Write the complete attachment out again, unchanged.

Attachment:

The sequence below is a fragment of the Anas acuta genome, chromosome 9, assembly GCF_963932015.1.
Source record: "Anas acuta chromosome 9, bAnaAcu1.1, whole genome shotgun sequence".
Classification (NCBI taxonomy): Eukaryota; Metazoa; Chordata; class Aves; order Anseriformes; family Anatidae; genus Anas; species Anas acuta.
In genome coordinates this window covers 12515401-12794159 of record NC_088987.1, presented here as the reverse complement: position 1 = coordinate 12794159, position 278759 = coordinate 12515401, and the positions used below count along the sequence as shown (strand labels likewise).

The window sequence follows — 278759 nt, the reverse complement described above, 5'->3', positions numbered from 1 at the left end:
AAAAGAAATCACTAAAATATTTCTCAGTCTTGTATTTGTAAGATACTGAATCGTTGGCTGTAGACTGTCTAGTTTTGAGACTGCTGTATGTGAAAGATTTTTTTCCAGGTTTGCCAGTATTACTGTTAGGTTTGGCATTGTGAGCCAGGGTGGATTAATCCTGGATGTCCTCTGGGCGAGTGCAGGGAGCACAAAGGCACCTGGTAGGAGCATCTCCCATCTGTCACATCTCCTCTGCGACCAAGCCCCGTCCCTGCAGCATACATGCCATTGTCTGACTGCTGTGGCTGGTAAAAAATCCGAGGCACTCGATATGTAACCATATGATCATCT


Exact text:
The sequence below is a fragment of the Anas acuta genome, chromosome 9, assembly GCF_963932015.1.
Source record: "Anas acuta chromosome 9, bAnaAcu1.1, whole genome shotgun sequence".
Classification (NCBI taxonomy): Eukaryota; Metazoa; Chordata; class Aves; order Anseriformes; family Anatidae; genus Anas; species Anas acuta.
In genome coordinates this window covers 12515401-12794159 of record NC_088987.1, presented here as the reverse complement: position 1 = coordinate 12794159, position 278759 = coordinate 12515401, and the positions used below count along the sequence as shown (strand labels likewise).

The window sequence follows — 278759 nt, the reverse complement described above, 5'->3', positions numbered from 1 at the left end:
AAAAGAAATCACTAAAATATTTCTCAGTCTTGTATTTGTAAGATACTGAATCGTTGGCTGTAGACTGTCTAGTTTTGAGACTGCTGTATGTGAAAGATTTTTTTCCAGGTTTGCCAGTATTACTGTTAGGTTTGGCATTGTGAGCCAGGGTGGATTAATCCTGGATGTCCTCTGGGCGAGTGCAGGGAGCACAAAGGCACCTGGTAGGAGCATCTCCCATCTGTCACATCTCCTCTGCGACCAAGCCCCGTCCCTGCAGCATACATGCCATTGTCTGACTGCTGTGGCTGGTAAAAAATCCGAGGCACTCGATATGTAACCATATGATCATCT